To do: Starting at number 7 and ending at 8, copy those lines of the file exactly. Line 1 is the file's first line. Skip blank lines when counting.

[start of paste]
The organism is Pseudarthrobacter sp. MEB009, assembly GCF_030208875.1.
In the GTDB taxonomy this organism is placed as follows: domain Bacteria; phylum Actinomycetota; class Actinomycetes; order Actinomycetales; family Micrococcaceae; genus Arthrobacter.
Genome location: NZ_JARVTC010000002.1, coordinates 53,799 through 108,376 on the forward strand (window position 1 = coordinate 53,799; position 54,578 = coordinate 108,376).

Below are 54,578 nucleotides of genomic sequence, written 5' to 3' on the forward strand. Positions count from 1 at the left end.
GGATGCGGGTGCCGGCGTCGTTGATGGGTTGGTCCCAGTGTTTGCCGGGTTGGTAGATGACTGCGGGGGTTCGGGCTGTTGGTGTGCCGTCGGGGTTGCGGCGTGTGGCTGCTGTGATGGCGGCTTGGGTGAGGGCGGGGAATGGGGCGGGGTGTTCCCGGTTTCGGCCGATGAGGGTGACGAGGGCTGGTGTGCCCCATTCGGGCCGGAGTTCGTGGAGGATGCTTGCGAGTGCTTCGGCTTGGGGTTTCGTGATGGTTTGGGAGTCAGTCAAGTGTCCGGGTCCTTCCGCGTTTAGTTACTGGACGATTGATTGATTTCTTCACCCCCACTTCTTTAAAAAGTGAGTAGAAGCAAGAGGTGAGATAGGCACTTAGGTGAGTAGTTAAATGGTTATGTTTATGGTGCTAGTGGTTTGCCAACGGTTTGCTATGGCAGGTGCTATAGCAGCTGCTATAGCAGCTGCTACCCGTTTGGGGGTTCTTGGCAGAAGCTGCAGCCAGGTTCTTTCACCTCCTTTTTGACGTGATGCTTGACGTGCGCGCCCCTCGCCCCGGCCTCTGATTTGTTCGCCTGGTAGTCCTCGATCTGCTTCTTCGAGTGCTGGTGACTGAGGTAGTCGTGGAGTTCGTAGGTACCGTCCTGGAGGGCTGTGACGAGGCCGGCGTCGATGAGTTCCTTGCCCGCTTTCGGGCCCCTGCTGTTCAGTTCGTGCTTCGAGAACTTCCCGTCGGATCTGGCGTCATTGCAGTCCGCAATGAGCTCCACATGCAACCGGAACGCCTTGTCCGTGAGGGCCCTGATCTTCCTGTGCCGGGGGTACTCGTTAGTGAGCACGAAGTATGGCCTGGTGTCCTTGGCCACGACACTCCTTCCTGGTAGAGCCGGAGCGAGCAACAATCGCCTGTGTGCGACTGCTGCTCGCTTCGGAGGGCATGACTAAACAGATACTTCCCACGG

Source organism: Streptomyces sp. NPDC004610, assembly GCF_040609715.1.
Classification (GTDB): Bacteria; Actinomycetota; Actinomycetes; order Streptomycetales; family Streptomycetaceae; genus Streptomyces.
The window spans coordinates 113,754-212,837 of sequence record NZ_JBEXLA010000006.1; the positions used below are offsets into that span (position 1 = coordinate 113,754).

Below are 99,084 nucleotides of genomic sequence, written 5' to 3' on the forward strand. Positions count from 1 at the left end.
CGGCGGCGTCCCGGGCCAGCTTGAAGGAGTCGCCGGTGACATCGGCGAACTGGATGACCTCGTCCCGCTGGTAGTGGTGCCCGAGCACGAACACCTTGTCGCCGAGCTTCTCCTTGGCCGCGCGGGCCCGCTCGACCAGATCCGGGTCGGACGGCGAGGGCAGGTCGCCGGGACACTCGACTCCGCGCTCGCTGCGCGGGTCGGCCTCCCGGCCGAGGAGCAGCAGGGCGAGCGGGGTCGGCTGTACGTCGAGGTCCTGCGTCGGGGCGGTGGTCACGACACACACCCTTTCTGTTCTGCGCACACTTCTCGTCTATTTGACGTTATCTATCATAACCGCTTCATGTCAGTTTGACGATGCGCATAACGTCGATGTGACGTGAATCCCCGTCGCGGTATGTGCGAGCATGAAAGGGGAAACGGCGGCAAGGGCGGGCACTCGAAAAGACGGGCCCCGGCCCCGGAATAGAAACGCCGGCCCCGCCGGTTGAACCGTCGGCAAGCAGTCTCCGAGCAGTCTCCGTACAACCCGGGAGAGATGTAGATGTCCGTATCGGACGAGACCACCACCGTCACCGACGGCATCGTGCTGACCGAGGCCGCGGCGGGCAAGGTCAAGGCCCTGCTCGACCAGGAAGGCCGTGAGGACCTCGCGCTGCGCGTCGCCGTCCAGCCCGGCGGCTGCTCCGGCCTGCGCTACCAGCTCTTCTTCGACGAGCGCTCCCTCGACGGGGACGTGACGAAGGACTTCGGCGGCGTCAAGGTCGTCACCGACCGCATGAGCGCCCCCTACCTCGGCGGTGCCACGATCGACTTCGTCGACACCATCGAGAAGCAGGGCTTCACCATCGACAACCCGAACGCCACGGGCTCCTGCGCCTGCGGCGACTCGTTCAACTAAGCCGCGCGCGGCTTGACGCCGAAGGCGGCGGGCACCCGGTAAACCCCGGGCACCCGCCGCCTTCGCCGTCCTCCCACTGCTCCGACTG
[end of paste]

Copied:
Classification (GTDB): Bacteria; Actinomycetota; Actinomycetes; order Streptomycetales; family Streptomycetaceae; genus Streptomyces.
The window spans coordinates 113,754-212,837 of sequence record NZ_JBEXLA010000006.1; the positions used below are offsets into that span (position 1 = coordinate 113,754).